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BlueMountain Capital Makes the Case for Active Management of Bonds

BlueMountain Capital Makes the Case for Active Management of Bonds

June 19, 2019

Bond fund investors have realized “higher returns owning active funds than they would have owning passive funds” – so says BlueMountain Capital in their report, “Looking for Easy Games in Bonds.”

The shift to passive in stocks has received more attention than that in bonds, most notably because it has been more dramatic. However, according to the report, cumulative flows have been positive for both active and passive bond funds. Over the past ten years, flows into active bond funds have been roughly $935 billion and flows into passive bond funds have been about $960 billion.

Persistence in Performance

Simply put, active bond managers that outperform the benchmark tend to do so with some consistency. A significant percentage of actively-managed bond funds outperform passive alternatives and, in some investment categories, that percentage seems to increase with time.

All markets are highly competitive, the report points out. But the “persistence and standard deviation of alpha suggest that the opportunity to find managers who may outperform is greater in bonds than in stocks.”

Generating positive alpha requires applying skill through a robust process and an ability to find inefficiently-priced assets.

Sources of Outperformance

BlueMountain has seen that it is difficult to build a fund that closely tracks the Bloomberg Barclays US Aggregate Bond Index. The Index has more than 10,000 securities, making an exact replication virtually impossible. But according to their report, this difficulty creates opportunity. “Refinancing, maturities, and issuance present ways for active managers to beat the benchmark.”

It is important to add that “most of the outperformance of active bonds is attributable to traditional risk premiums, including term, corporate credit, and emerging markets risk.” This is consistent with other papers on the topic. BlueMountain theorizes that active managers have access to opportunities that passive managers do not (e.g. dynamics around issuance).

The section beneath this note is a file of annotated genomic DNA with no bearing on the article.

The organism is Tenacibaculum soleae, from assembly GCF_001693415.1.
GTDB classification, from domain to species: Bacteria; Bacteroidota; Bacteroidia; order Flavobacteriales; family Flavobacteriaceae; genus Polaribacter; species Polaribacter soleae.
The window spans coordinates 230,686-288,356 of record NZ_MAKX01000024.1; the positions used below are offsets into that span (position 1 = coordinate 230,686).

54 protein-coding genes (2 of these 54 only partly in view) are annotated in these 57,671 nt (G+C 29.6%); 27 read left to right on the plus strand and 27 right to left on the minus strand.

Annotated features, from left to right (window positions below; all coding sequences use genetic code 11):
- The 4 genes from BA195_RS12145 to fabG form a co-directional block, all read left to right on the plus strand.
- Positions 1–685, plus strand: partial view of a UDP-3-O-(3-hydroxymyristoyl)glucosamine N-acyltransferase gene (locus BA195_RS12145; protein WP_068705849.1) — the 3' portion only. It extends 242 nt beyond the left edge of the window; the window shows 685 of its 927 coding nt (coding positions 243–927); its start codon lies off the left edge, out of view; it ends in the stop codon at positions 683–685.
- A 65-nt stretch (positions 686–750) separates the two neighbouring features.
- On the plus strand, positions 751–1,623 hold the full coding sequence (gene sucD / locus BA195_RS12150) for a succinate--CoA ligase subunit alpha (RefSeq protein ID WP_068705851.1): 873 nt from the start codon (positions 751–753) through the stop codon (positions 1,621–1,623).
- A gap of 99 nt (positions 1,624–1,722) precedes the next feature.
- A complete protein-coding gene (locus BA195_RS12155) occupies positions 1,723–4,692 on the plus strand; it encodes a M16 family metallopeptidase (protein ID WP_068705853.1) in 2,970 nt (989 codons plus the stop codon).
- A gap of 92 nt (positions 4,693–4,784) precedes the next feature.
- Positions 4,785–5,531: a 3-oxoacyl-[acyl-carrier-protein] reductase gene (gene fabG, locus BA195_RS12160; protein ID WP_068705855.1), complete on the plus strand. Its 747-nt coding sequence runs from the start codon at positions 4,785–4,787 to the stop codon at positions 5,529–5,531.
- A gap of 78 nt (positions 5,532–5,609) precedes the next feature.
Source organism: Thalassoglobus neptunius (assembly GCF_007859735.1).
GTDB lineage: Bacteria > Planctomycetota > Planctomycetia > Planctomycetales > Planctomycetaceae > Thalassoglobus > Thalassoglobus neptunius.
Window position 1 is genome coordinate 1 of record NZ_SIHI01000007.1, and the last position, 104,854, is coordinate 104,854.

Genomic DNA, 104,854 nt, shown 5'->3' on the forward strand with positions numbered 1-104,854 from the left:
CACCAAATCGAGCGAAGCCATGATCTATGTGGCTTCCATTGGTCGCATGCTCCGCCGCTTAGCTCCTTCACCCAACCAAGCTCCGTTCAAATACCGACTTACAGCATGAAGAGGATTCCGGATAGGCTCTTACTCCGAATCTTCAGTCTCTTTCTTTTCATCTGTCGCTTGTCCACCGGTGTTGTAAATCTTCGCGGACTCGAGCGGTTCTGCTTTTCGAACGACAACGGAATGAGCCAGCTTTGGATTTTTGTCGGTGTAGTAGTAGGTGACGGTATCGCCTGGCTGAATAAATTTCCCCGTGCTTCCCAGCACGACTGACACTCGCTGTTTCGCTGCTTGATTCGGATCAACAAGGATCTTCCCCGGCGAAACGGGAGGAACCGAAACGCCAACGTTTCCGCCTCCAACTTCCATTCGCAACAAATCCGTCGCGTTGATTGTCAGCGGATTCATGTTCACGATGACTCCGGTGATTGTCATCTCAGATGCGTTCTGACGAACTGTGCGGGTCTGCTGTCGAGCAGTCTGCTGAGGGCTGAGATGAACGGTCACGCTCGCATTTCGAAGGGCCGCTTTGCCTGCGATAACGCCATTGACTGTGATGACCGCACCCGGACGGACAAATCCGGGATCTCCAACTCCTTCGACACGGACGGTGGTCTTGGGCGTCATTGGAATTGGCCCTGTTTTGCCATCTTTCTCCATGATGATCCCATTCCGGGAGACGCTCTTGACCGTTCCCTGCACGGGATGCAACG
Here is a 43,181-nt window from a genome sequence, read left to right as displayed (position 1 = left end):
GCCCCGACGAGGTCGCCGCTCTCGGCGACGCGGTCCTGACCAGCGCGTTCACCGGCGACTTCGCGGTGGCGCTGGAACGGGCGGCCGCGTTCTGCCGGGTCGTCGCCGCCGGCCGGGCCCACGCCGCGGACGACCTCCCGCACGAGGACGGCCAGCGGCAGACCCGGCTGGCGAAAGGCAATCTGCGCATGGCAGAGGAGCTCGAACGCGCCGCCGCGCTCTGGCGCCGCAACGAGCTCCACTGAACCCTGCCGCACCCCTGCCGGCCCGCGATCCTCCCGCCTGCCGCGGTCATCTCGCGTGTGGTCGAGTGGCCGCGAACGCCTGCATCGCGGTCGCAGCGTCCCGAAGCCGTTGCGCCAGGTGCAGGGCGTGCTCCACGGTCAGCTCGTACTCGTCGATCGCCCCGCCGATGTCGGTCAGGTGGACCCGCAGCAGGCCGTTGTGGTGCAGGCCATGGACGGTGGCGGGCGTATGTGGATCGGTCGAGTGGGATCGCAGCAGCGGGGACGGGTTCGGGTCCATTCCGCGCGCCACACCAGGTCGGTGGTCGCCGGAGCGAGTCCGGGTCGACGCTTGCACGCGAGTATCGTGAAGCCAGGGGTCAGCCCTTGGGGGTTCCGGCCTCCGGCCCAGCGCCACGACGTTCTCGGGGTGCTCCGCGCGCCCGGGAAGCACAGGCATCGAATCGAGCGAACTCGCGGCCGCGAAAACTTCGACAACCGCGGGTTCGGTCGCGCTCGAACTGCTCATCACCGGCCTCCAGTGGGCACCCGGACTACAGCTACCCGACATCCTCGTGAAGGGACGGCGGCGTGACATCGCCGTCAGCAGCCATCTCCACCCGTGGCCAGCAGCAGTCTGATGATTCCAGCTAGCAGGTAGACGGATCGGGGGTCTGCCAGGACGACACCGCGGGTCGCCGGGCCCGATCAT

The issuance of new securities is a critical source of this opportunity, suggests the report. Issuance is far more active in the bond market vs stock market, bonds mature whereas equities are perpetual. At the same time, institutional bond investors are often able to do so at a discount from underwriters.

The Bottom Line

Leveraging a framework developed by professors Jonathan Berk and Richard Green which looks at cumulative gross profit, to gauge the value that active managers generate, BlueMountain Capital answers a crucial question in investing – How much opportunity is there for active managers to capture alpha?

Active managers continue to contribute to price discovery and liquidity, which are vital. While flows to both passive and active bond funds continue unabated, it may be reasonable to assume there is still plenty of opportunity yet to be discovered.

The IAA formed the Active Managers Council to foster education and thought leadership regarding active management, to curate and sponsor research on active and passive management. As the active/passive conversation continues to evolve, the need for education is apparent. For more insight please visit the Council’s Research & Thought Leadership section to review a growing library of content on active management.

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